As long as the baristas work at least 20 hours per week and have good enough grades to gain admission to ASU, they're in. They can even continue in the school even if they leave the company.
Employees with two years of college credit under their belts won't pay for tuition. The company will partly subsidize costs for employees with fewer credits, but the New York Times notes that "even for many of them, courses will be free, with government and university aid."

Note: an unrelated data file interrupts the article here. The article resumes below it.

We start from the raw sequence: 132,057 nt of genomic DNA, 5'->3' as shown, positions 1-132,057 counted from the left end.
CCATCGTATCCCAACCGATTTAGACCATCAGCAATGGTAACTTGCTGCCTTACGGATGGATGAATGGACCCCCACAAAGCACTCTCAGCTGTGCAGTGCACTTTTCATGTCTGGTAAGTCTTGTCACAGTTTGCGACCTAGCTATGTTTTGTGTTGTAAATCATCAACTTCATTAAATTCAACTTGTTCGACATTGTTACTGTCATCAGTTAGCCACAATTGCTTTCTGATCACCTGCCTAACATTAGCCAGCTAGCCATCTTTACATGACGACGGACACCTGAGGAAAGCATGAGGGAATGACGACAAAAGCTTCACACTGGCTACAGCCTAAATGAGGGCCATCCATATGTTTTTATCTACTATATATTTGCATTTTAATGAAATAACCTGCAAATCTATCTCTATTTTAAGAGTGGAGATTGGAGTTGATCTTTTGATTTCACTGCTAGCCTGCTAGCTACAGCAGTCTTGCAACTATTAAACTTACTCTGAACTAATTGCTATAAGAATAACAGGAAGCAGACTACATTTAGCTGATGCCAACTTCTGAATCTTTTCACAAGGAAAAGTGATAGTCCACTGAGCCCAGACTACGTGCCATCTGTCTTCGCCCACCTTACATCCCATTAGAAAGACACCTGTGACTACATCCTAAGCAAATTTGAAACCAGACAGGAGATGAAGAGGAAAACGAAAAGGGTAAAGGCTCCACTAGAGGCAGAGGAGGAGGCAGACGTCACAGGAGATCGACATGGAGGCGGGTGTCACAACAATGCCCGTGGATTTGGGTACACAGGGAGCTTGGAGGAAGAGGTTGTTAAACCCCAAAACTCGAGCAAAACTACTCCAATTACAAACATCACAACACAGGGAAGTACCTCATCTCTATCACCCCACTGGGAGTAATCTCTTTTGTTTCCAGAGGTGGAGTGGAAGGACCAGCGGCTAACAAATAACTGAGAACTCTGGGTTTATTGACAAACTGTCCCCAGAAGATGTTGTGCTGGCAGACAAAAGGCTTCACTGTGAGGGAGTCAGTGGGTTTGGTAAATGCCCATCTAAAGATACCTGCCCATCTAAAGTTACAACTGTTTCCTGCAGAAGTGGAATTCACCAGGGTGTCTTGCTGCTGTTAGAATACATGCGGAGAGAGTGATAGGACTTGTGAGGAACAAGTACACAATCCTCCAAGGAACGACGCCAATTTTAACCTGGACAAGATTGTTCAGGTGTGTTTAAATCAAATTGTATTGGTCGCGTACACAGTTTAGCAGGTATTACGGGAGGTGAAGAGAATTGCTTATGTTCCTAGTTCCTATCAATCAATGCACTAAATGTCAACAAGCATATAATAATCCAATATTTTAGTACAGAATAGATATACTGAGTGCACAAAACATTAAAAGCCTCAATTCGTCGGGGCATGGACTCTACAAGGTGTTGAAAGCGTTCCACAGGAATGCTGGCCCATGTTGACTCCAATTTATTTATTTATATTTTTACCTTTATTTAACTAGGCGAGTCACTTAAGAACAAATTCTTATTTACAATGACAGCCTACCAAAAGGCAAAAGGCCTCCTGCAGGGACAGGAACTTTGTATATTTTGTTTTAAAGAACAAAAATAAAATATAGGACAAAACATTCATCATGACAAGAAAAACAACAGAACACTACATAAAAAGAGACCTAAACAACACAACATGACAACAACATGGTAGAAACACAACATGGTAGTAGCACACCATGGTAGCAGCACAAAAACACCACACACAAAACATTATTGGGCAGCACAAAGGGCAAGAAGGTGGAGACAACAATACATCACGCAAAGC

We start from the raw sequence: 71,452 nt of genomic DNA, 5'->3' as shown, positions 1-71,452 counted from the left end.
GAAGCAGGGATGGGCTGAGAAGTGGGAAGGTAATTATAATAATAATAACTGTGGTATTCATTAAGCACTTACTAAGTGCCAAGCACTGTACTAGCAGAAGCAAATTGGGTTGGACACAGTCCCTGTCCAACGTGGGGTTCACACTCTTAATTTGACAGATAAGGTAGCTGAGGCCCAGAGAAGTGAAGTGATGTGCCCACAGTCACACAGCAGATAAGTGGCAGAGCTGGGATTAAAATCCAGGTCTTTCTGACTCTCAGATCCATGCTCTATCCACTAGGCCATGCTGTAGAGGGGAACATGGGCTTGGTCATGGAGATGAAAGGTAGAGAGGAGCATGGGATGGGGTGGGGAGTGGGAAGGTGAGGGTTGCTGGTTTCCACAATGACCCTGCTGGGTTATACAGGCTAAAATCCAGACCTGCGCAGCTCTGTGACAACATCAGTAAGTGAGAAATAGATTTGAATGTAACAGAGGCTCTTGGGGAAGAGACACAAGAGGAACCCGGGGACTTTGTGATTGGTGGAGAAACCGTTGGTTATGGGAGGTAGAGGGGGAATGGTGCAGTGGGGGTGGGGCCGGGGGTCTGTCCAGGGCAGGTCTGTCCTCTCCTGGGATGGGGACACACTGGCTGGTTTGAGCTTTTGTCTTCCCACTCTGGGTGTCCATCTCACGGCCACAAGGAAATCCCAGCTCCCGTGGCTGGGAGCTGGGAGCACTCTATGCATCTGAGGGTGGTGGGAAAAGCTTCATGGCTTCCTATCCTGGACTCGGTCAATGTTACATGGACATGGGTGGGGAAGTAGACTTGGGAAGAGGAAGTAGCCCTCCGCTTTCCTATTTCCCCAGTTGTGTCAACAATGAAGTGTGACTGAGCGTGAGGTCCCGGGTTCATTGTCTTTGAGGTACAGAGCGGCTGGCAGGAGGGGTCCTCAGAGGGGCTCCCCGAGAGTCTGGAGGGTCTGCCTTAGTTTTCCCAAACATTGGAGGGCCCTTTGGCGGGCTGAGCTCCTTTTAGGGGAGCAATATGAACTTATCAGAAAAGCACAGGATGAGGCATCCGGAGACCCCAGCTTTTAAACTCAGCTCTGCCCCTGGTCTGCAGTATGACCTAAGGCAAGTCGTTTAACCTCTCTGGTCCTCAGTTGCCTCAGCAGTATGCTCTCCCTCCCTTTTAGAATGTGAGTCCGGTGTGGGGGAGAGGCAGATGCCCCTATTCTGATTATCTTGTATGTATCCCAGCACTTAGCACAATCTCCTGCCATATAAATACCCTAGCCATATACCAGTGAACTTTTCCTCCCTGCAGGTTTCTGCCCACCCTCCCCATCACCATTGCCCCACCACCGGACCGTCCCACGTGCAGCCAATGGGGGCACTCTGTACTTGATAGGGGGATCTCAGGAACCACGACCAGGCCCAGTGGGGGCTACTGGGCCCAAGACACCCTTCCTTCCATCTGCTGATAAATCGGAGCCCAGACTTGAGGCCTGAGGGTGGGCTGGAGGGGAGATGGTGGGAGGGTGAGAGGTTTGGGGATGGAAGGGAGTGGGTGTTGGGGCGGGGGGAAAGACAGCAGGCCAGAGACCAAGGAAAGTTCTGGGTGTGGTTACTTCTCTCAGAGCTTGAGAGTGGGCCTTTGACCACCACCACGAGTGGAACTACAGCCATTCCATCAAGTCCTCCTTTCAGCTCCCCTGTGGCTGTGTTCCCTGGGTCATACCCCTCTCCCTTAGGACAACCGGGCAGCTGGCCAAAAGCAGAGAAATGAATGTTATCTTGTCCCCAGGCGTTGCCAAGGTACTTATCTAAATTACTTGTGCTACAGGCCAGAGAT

Arizona State's online program, spearheaded by university president Michael M. Crow, includes over 11,000 students and 40 undergraduate majors. It was recently ranked among the top 10 schools included in U.S. News & World Report's list of the best online bachelor's programs.
Not everyone might agree with that assessment, but the opportunity to earn a free degree from an accredited university is one that shouldn't be dismissed. (NYT)